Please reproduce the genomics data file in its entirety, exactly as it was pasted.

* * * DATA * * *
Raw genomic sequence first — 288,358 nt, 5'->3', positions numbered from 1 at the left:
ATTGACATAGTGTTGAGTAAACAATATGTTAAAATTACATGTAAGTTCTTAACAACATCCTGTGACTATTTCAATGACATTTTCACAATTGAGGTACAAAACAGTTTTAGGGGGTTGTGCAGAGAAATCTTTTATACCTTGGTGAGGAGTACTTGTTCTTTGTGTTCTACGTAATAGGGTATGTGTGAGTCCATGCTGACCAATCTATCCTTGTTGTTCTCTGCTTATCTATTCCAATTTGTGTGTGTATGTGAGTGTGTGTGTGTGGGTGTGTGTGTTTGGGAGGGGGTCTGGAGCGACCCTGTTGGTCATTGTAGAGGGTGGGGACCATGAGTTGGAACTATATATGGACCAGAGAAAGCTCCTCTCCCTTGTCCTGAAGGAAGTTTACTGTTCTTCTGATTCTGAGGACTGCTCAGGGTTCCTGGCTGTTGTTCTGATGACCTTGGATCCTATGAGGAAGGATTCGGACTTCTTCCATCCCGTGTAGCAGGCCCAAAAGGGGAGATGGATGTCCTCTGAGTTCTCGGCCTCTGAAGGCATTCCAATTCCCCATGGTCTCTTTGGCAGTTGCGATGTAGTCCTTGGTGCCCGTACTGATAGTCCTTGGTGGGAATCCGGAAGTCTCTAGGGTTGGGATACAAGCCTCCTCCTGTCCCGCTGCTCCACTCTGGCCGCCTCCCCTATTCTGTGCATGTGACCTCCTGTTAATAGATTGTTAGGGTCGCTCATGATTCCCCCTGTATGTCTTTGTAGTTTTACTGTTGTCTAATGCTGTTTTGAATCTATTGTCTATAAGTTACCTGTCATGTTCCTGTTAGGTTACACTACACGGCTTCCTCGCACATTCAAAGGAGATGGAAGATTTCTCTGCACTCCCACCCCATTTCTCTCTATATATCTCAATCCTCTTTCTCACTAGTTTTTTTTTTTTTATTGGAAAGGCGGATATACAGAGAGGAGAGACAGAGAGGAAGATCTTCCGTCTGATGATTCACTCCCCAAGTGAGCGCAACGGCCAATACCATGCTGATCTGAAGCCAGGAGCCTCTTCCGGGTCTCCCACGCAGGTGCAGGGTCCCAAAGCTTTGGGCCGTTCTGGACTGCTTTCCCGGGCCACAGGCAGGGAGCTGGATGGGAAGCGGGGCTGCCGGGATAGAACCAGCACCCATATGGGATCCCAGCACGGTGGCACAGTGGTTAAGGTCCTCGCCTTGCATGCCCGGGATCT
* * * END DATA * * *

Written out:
Raw genomic sequence first — 288,358 nt, 5'->3', positions numbered from 1 at the left:
ATTGACATAGTGTTGAGTAAACAATATGTTAAAATTACATGTAAGTTCTTAACAACATCCTGTGACTATTTCAATGACATTTTCACAATTGAGGTACAAAACAGTTTTAGGGGGTTGTGCAGAGAAATCTTTTATACCTTGGTGAGGAGTACTTGTTCTTTGTGTTCTACGTAATAGGGTATGTGTGAGTCCATGCTGACCAATCTATCCTTGTTGTTCTCTGCTTATCTATTCCAATTTGTGTGTGTATGTGAGTGTGTGTGTGTGGGTGTGTGTGTTTGGGAGGGGGTCTGGAGCGACCCTGTTGGTCATTGTAGAGGGTGGGGACCATGAGTTGGAACTATATATGGACCAGAGAAAGCTCCTCTCCCTTGTCCTGAAGGAAGTTTACTGTTCTTCTGATTCTGAGGACTGCTCAGGGTTCCTGGCTGTTGTTCTGATGACCTTGGATCCTATGAGGAAGGATTCGGACTTCTTCCATCCCGTGTAGCAGGCCCAAAAGGGGAGATGGATGTCCTCTGAGTTCTCGGCCTCTGAAGGCATTCCAATTCCCCATGGTCTCTTTGGCAGTTGCGATGTAGTCCTTGGTGCCCGTACTGATAGTCCTTGGTGGGAATCCGGAAGTCTCTAGGGTTGGGATACAAGCCTCCTCCTGTCCCGCTGCTCCACTCTGGCCGCCTCCCCTATTCTGTGCATGTGACCTCCTGTTAATAGATTGTTAGGGTCGCTCATGATTCCCCCTGTATGTCTTTGTAGTTTTACTGTTGTCTAATGCTGTTTTGAATCTATTGTCTATAAGTTACCTGTCATGTTCCTGTTAGGTTACACTACACGGCTTCCTCGCACATTCAAAGGAGATGGAAGATTTCTCTGCACTCCCACCCCATTTCTCTCTATATATCTCAATCCTCTTTCTCACTAGTTTTTTTTTTTTTATTGGAAAGGCGGATATACAGAGAGGAGAGACAGAGAGGAAGATCTTCCGTCTGATGATTCACTCCCCAAGTGAGCGCAACGGCCAATACCATGCTGATCTGAAGCCAGGAGCCTCTTCCGGGTCTCCCACGCAGGTGCAGGGTCCCAAAGCTTTGGGCCGTTCTGGACTGCTTTCCCGGGCCACAGGCAGGGAGCTGGATGGGAAGCGGGGCTGCCGGGATAGAACCAGCACCCATATGGGATCCCAGCACGGTGGCACAGTGGTTAAGGTCCTCGCCTTGCATGCCCGGGATCT